Time filter

Source Type

Yang W.,Nanjing University | Yan Y.,Nanjing University | Jiang F.,Nanjing University | Leng X.,Nanjing University | And 3 more authors.
Plant and Soil | Year: 2016

Aims: Plant invasion has been reported to alter ecosystem carbon (C) and nitrogen (N) cycling processes and pools. The mechanisms involved in how plant invasion affects the soil microbial community—the primary mediator of soil C and N cycling—remain poorly understood. The objective of this study was therefore to evaluate the effect of plant invasion on the soil microbial community in a coastal wetland of eastern China. Methods: We investigated the impact of an exotic C4 perennial grass, Spartina alterniflora, on the soil microbial community structure based on phospholipid fatty acids (PLFAs) analysis and chloroform fumigation-extraction by comparing it to that of bare flat and native C3 plants Suaeda salsa and Phragmites australis communities. Results: Spartina alterniflora invasion significantly increased soil microbial biomass C and the total and various types of PLFAs compared with bare flat, Suaeda salsa and Phragmites australis communities. Increased concentrations of soil moisture, electrical conductivity, water-soluble organic carbon (WSOC), and total, labile and recalcitrant soil organic C and N, and decreased soil pH in Spartina alterniflora community explained 65.9 % of the total variability in the PLFAs. WSOC and soil labile organic N were strongly correlated with PLFAs, whereas soil pH was negatively related to PLFAs. Conclusions: A 10-year Spartina alterniflora invasion significantly altered soil microbial biomass and community structure by increasing available substrate. The changes in soil microbial biomass and community structure may in turn enhance soil C and N sequestration in a coastal wetland of eastern China. © 2016, Springer International Publishing Switzerland.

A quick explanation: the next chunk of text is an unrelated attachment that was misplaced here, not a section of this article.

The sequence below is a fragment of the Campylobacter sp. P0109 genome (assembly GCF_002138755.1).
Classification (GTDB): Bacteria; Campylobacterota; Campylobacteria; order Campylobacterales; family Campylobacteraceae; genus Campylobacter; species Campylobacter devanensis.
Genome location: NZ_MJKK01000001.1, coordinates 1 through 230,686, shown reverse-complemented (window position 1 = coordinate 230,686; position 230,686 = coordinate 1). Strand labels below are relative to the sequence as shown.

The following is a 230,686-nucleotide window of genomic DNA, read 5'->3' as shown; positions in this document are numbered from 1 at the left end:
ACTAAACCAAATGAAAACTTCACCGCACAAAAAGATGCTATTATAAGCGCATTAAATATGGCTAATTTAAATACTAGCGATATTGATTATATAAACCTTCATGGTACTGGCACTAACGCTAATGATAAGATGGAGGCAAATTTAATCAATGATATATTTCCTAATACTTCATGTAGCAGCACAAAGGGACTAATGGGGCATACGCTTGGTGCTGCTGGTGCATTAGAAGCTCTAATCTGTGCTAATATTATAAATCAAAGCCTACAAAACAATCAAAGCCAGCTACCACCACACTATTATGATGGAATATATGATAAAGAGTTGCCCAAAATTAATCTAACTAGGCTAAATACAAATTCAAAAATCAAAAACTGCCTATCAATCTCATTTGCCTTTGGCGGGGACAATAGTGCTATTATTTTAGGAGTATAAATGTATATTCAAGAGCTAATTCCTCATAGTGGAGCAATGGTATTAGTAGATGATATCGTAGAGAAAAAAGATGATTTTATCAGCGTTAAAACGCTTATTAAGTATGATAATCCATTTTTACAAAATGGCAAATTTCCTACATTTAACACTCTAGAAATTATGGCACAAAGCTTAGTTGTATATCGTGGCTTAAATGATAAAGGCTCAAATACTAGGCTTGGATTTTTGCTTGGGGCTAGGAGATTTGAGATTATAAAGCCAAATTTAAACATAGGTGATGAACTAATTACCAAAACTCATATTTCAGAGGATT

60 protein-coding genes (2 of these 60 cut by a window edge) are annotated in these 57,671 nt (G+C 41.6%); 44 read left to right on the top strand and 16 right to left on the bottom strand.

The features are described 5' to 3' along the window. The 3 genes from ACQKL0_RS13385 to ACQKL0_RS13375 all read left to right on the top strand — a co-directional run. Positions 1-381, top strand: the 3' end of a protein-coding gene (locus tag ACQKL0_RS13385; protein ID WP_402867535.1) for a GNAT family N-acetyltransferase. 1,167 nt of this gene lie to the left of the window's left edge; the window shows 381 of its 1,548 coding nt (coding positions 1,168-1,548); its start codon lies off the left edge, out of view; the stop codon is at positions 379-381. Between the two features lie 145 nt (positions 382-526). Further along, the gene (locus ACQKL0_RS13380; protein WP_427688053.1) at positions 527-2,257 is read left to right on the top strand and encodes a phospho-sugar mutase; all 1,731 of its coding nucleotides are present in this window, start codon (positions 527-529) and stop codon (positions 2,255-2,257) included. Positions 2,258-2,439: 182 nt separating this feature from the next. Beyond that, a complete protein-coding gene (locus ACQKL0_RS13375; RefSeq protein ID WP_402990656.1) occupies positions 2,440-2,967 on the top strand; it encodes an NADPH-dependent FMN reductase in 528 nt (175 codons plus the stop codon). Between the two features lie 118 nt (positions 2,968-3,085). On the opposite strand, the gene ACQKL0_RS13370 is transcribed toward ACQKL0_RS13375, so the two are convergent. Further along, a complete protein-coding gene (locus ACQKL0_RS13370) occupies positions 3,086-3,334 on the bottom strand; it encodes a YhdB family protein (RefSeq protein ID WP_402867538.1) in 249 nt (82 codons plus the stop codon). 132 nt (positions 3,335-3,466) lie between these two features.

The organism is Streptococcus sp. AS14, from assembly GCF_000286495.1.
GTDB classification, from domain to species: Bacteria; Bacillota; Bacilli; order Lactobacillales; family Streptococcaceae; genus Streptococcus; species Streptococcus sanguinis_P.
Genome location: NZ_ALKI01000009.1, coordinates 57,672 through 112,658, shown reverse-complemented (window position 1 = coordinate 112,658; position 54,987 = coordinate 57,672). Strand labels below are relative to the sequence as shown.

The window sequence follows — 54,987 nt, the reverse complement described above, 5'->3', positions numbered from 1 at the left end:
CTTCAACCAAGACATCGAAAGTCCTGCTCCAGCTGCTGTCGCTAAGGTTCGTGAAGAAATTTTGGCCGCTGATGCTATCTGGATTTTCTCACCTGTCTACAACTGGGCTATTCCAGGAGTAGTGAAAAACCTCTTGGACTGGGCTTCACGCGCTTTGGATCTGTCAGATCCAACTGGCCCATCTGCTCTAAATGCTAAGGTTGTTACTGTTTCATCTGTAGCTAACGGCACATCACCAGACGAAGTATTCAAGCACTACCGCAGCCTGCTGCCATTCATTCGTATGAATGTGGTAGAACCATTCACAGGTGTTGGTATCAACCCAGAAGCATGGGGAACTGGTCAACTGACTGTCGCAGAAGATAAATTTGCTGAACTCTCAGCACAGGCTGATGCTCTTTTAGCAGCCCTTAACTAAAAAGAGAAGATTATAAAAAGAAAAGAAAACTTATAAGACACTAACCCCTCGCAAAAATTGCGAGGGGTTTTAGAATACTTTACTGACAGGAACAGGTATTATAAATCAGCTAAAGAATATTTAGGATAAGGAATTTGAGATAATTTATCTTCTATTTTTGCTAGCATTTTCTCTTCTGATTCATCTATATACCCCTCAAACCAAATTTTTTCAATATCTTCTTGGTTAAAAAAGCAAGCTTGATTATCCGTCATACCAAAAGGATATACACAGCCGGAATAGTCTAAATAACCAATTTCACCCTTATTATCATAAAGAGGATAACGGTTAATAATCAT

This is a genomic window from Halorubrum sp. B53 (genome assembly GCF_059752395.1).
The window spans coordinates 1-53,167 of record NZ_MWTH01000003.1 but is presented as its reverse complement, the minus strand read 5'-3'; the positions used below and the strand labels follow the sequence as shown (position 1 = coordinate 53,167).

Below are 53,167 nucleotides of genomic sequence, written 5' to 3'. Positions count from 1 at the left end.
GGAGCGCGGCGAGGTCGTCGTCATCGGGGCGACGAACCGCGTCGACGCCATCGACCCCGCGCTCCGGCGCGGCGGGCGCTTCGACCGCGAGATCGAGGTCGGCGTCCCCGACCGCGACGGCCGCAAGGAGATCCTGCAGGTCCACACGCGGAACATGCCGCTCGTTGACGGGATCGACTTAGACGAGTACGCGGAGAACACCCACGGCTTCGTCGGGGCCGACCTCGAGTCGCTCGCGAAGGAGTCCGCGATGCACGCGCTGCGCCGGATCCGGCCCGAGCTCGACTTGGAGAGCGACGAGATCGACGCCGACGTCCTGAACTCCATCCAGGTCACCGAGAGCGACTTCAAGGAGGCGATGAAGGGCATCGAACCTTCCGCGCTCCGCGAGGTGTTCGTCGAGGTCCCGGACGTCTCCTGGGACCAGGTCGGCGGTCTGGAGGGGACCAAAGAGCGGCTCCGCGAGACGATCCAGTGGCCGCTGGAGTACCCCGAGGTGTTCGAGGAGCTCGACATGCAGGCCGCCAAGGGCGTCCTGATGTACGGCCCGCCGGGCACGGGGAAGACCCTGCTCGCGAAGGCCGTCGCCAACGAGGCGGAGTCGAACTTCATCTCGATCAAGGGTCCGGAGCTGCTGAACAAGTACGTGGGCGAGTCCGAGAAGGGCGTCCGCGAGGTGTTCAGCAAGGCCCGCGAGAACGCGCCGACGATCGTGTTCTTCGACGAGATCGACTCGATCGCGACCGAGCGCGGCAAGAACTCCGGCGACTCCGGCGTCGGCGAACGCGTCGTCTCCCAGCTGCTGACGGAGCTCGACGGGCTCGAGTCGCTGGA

Yang W.,Nanjing University | Yang W.,Jiangsu Engineering Laboratory of Wetland Restoration | An S.,Nanjing University | An S.,Jiangsu Engineering Laboratory of Wetland Restoration | And 7 more authors.
Ecological Engineering | Year: 2016

Plant invasion may impact ecosystem structure and function, and further affect soil organic matter (SOM) dynamics. However, the influence of plant invasion on soil organic carbon (C) and nitrogen (N) pools sizes, stability, and turnover in SOM of invaded ecosystems is not fully understood. In this study, soil C and N contents, and δ13C and δ15N values of free light fraction (LF), intra-aggregate particulate organic matter (iPOM) and mineral-associated organic matter (mSOM) were investigated in an invasive Spartina alterniflora community, adjacent bare flat and native Suaeda salsa and Phragmites australis communities. Short-term S. alterniflora invasion significantly enhanced organic C and N contents in SOM, free LF, iPOM, mSOM compared with bare flat and increased the proportion of allocated C in iPOM compared with S. salsa and P. australis soils (0-0.30m depth). The proportion of the S. alterniflora-derived C in free LF and iPOM were significantly higher than that in mSOM, and the highest S. alterniflora-derived C content was found in iPOM of S. alterniflora soil. The most enriched δ15N values were found in S. alterniflora soil. Increased δ15N values and decreased C:N ratios from the free LF to iPOM to mSOM in S. alterniflora soil indicated a greater degree of decomposition. The results suggest that 10-year S. alterniflora invasion significantly alters soil organic C and N pools sizes and stability through changing plant residuals input, physical distribution of S. alterniflora-derived C and C turnover in SOM fractions. © 2015 Elsevier B.V..

Loading Jiangsu Engineering Laboratory of Wetland Restoration collaborators
Loading Jiangsu Engineering Laboratory of Wetland Restoration collaborators